Biophysical Environment
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Aerial Photographs Catalogue the Life and Death of Volcanic Islands

Aerial Photographs Catalogue the Life and Death of Volcanic Islands | Biophysical Environment | Scoop.it

Volcanic islands can seem to appear out of nowhere, emerging from the ocean like breaching monsters of the deep. Below, Mika McKinnon explains how these odd geological formations are born, how they evolve, and how they eventually vanish back beneath the waves.


Via Seth Dixon, geo-pickmeup.com
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Matthew Richmond's curator insight, December 2, 2015 3:30 PM

Re-scooped from Professor Dixon, pretty cool story on the formation of islands in the south Pacific. A couple of them look like the island visible from the beach in Rincon, Puerto Rico where I stayed. The island is one giant rock so nobody lives there and it's a naval base for the U.S. military. This, however, is a different situation when you realize that not only do people live here, but kind of a lot of people live here.

Matt Ramsdell's curator insight, December 14, 2015 9:00 PM

What causes the death and the caldera in a volcano? One thing that happens in a deceased volcano is the center of the volcano starts to either erode or the inside finally caves in. Once this happen a caldera takes shape and the ocean starts to take over. As the waves eat away at the shores it will eventually create a island that is shaped like a "U". After this happens that island will someday retreat back into the ocean and someday form a barrier reef.

Adam Deneault's curator insight, December 14, 2015 10:52 PM

Based on general knowledge, I know that the taller a volcano is, the younger it is and the shorter it is, the older it is. The reason they start to get short is from erosion. Hot spots in the Earth's crust make small islands from molten rock. Young islands can be very dangerous, because if they are inhabited, they have the possibility of erupting, whereas an old island does not since the volcano is lnactice and eroding. Over time the inactive volcano will crumble and a caldera will take shape and after even more time, that caldera will slip under the ocean and become a reef. 

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Health of Great Barrier Reef no barrier to Australian industry - Asian Correspondent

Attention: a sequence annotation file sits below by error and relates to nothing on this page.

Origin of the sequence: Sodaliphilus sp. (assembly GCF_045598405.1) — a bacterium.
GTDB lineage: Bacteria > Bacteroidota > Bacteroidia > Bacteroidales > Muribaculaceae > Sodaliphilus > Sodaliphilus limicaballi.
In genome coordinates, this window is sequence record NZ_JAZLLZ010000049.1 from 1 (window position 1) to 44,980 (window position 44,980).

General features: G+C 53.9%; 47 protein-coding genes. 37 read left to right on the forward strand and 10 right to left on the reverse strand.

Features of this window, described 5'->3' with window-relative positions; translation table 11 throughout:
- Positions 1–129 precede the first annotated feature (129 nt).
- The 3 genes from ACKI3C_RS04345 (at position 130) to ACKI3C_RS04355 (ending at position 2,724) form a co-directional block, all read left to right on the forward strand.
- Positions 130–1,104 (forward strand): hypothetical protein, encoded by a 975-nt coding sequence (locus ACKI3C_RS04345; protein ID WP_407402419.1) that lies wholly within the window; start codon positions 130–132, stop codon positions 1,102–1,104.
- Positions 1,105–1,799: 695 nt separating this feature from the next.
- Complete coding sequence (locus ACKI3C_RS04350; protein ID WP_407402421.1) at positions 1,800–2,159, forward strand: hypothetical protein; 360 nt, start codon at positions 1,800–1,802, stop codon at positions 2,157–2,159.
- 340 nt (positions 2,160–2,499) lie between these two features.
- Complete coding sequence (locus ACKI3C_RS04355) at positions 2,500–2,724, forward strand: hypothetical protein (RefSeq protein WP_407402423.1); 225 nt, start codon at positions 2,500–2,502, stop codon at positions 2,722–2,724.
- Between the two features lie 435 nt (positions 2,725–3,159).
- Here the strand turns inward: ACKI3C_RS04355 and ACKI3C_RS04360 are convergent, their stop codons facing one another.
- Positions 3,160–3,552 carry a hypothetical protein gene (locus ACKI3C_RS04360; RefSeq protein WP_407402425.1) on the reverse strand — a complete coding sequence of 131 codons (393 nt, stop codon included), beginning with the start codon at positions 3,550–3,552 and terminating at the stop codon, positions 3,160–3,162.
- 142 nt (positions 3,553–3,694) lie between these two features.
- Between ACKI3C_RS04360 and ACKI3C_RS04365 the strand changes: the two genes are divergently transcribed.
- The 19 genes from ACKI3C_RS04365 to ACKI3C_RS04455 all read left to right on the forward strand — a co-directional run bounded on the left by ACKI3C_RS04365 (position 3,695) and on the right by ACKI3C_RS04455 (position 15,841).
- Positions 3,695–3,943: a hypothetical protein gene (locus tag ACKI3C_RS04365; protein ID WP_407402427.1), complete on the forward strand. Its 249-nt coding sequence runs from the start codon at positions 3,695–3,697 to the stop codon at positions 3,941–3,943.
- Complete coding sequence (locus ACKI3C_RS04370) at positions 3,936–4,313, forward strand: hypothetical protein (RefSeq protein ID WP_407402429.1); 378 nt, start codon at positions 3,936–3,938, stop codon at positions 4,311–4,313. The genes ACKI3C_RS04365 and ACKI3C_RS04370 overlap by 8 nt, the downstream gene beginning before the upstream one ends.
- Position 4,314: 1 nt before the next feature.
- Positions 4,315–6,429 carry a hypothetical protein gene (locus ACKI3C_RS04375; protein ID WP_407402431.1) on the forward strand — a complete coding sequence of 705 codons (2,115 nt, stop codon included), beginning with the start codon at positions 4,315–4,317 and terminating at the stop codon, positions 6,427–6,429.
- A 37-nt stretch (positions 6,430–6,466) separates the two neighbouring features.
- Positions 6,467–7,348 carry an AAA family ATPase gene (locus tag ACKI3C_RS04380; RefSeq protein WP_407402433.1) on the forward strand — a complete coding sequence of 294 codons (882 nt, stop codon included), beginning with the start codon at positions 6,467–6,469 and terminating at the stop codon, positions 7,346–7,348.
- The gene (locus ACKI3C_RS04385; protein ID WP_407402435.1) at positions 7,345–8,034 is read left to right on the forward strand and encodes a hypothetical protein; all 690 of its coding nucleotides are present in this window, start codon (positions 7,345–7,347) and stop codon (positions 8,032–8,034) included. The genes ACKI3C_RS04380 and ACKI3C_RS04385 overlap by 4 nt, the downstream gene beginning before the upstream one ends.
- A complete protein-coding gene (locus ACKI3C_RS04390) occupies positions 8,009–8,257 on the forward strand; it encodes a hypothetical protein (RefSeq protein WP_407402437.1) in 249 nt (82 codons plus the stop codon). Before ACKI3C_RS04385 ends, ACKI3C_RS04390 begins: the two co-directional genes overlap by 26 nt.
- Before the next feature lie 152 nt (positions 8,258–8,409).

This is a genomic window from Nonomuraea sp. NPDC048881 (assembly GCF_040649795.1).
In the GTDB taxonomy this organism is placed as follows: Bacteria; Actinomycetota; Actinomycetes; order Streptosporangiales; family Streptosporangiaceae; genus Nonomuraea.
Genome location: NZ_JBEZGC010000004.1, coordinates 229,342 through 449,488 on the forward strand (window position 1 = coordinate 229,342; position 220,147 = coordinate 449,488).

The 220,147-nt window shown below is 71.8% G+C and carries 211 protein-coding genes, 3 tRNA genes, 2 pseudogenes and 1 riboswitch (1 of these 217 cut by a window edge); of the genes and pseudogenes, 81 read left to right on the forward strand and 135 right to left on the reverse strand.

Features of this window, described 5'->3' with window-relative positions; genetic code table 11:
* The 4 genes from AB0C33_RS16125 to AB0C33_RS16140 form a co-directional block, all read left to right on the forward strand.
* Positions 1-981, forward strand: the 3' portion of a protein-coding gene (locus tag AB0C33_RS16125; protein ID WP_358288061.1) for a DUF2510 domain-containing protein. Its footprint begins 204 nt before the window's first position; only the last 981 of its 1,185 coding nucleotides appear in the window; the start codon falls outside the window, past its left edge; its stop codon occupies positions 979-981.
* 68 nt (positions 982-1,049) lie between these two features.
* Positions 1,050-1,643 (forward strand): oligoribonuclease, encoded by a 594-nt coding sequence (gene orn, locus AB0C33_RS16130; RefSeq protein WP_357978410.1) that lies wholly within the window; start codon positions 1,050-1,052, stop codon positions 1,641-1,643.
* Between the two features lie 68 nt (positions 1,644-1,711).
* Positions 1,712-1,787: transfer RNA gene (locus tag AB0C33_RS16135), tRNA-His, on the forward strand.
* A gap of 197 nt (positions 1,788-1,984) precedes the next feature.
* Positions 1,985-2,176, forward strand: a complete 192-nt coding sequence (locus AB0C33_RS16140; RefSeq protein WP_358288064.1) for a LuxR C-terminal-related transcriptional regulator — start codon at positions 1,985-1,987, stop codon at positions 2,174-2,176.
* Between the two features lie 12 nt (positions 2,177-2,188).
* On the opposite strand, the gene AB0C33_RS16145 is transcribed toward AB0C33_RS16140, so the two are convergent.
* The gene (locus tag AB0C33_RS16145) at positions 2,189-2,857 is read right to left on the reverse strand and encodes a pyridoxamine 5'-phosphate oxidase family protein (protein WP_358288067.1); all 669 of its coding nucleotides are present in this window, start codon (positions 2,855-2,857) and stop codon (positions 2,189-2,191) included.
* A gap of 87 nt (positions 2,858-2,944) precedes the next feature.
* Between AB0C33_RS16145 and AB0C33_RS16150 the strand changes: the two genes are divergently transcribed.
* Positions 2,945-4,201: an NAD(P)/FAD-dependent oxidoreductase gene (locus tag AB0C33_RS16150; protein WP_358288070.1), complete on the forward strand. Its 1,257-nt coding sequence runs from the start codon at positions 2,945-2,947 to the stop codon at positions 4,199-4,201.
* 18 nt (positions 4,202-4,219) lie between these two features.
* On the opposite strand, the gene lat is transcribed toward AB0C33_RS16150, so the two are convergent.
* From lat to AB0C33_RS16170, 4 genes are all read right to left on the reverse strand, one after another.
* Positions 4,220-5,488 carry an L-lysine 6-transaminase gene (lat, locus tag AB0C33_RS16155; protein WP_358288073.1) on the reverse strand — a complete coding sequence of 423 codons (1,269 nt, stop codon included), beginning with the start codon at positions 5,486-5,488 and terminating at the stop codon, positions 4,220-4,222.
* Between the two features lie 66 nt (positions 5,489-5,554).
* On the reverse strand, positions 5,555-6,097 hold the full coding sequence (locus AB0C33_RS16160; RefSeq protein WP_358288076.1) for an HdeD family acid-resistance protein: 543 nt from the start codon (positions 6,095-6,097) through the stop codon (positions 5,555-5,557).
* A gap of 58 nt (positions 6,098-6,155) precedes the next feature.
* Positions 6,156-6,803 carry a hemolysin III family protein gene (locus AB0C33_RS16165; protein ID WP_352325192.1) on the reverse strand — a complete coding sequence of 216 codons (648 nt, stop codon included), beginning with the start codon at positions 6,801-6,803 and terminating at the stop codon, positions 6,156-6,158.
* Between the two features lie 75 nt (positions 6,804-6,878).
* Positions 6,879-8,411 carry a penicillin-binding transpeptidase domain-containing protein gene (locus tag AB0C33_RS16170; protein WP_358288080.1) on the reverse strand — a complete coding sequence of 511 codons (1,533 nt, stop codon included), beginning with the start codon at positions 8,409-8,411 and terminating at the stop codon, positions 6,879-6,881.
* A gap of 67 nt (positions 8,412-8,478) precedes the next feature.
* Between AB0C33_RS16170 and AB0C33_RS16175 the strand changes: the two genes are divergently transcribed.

Health of Great Barrier Reef no barrier to Australian industry - Asian Correspondent | Biophysical Environment | Scoop.it
Health of Great Barrier Reef no barrier to Australian industry Asian Correspondent The GBRMPA draft reports highlight foreseen damage caused by ocean floor dredging and necessary disposal of sediment, which can negatively impact the ecology of the...
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Biophysical Interactions – 4 spheres paragraphs | Stephanie's Year ...

It is self evident the difference between the two paragraphs – please look closely at each sentence and see how a 3rd paragraph could even be better. In.
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Soil as Carbon Storehouse: New Weapon in Climate Fight? - Yale Environment 360

Soil as Carbon Storehouse: New Weapon in Climate Fight? - Yale Environment 360 | Biophysical Environment | Scoop.it
Soil as Carbon Storehouse: New Weapon in Climate Fight?
Yale Environment 360
Its disappearance has had a dramatic impact on the landscape and ecology of. The world's cultivated soils have lost 50 to 70 percent of their original carbon stock.
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Biophysical Interactions 4 spheres Short Answer writing | Mr Pluss' Site

Biophysical Interactions – 4 spheres paragraphs. It is self evident the difference between the two paragraphs – please look closely at each sentence and.
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Coastal hazards a real headache - Illawarra Mercury

Coastal hazards a real headache - Illawarra Mercury | Biophysical Environment | Scoop.it
Coastal hazards a real headache Illawarra Mercury Since 2010, coastal hazard certificates, flagging current and future restrictions on properties, have been placed on 3000 Wollongong premises as required under the Environmental Planning and...
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